Archive for April 23rd, 2010

One of the earliest wildflowers to bloom, even before the ubiquitous dandelion, is Coltsfoot (Tussilago farfara). Its cheery yellow face brightens patches of barren ground along roadsides before most other plants have even though about blooming. This tough little plant is a native of Europe. It’s ability to thrive in rough, inhospitable areas has allowed this member of the aster family to find a niche for itself in its adopted land. Birdgirl did a nice post about Coltsfoot over at The Marvelous in Nature, so I’ll leave you to check out Sunshine in a Bed of Leaves if you’d like to learn more about it.

Another spring bloomer that reminds me of Coltsfoot is (are?) Field Pussytoes (Antennaria neglecta). Pussytoes are also a member of the aster family, although unlike Coltsfoot, they are native to North America. Pussytoes are more subtle than Coltsfoot, and feature small, woolly white flowers that do indeed bear a resemblance to feline toes. Pussytoes favor dry, sandy ground in open fields, and like Coltsfoot, may sometimes be found growing in clumps along the roadside.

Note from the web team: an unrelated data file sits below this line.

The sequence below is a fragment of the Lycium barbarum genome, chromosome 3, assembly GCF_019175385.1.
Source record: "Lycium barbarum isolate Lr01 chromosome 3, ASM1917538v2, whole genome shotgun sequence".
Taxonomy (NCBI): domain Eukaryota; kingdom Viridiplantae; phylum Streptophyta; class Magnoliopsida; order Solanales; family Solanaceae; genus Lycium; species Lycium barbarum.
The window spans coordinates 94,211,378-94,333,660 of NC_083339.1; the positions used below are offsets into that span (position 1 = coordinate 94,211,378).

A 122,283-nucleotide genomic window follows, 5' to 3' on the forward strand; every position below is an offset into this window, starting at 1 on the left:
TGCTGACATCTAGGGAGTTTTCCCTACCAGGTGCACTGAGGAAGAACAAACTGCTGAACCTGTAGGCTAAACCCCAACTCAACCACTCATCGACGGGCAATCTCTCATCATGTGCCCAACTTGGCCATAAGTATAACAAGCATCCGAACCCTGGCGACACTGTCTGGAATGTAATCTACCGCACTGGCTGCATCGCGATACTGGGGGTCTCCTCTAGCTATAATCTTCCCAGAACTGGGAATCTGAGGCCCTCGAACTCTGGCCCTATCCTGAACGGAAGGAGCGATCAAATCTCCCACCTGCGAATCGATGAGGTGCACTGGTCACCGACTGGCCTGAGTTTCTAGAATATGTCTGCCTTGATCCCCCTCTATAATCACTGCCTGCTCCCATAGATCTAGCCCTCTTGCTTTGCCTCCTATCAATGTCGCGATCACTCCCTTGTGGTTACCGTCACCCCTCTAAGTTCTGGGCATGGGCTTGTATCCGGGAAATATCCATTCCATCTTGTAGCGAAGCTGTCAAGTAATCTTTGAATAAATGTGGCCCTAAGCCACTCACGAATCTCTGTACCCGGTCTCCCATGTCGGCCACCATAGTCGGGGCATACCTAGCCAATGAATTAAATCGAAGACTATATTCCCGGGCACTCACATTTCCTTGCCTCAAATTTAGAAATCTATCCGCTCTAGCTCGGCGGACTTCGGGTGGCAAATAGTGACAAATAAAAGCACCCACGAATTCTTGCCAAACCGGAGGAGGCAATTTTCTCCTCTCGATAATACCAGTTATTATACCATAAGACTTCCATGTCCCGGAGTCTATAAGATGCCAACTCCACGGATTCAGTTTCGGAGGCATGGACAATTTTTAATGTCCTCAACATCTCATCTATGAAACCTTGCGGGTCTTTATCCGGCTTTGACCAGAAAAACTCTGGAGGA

Pussytoes, and closely-related species such as Pearly Everlasting (Anaphalis margaritacea), are unusual in producing male and female flowers separately on different plants. They usually grow in unisexual clonal patches that arise from stolens, creeping horizontal stems. Like Pearly Everlasting, Pussytoes are a caterpillar food for the American Lady butterfly (Vanessa virginiensis).

John Eastman, in The Book of Field and Roadside, notes that in English-speaking countries there is a certain “botany of cute”, which is particularly noteworthy in the vernacular names of wildflowers. Further, there is a subcategory of foot-cute, and Coltsfoot and Pussytoes have in common membership in this group!

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